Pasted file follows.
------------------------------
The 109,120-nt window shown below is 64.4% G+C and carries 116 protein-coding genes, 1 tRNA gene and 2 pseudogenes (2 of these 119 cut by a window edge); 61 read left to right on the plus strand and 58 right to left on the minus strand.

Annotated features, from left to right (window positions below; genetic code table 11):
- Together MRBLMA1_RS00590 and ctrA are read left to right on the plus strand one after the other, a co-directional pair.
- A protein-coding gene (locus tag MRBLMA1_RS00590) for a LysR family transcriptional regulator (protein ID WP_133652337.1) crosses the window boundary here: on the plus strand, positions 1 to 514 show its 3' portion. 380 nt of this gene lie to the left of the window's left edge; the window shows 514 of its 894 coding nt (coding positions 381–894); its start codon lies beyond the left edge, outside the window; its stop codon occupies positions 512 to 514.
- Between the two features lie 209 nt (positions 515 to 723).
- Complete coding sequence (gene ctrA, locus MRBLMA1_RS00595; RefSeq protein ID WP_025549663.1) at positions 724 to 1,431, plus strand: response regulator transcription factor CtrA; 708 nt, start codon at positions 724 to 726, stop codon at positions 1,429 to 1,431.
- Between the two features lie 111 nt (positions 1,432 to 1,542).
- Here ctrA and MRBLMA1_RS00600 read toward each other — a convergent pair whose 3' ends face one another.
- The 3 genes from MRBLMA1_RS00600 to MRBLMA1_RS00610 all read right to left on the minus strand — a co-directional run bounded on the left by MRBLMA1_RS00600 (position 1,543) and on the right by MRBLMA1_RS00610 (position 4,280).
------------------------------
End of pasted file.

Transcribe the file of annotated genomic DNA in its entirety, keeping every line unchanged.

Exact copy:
The 109,120-nt window shown below is 64.4% G+C and carries 116 protein-coding genes, 1 tRNA gene and 2 pseudogenes (2 of these 119 cut by a window edge); 61 read left to right on the plus strand and 58 right to left on the minus strand.

Annotated features, from left to right (window positions below; genetic code table 11):
- Together MRBLMA1_RS00590 and ctrA are read left to right on the plus strand one after the other, a co-directional pair.
- A protein-coding gene (locus tag MRBLMA1_RS00590) for a LysR family transcriptional regulator (protein ID WP_133652337.1) crosses the window boundary here: on the plus strand, positions 1 to 514 show its 3' portion. 380 nt of this gene lie to the left of the window's left edge; the window shows 514 of its 894 coding nt (coding positions 381–894); its start codon lies beyond the left edge, outside the window; its stop codon occupies positions 512 to 514.
- Between the two features lie 209 nt (positions 515 to 723).
- Complete coding sequence (gene ctrA, locus MRBLMA1_RS00595; RefSeq protein ID WP_025549663.1) at positions 724 to 1,431, plus strand: response regulator transcription factor CtrA; 708 nt, start codon at positions 724 to 726, stop codon at positions 1,429 to 1,431.
- Between the two features lie 111 nt (positions 1,432 to 1,542).
- Here ctrA and MRBLMA1_RS00600 read toward each other — a convergent pair whose 3' ends face one another.
- The 3 genes from MRBLMA1_RS00600 to MRBLMA1_RS00610 all read right to left on the minus strand — a co-directional run bounded on the left by MRBLMA1_RS00600 (position 1,543) and on the right by MRBLMA1_RS00610 (position 4,280).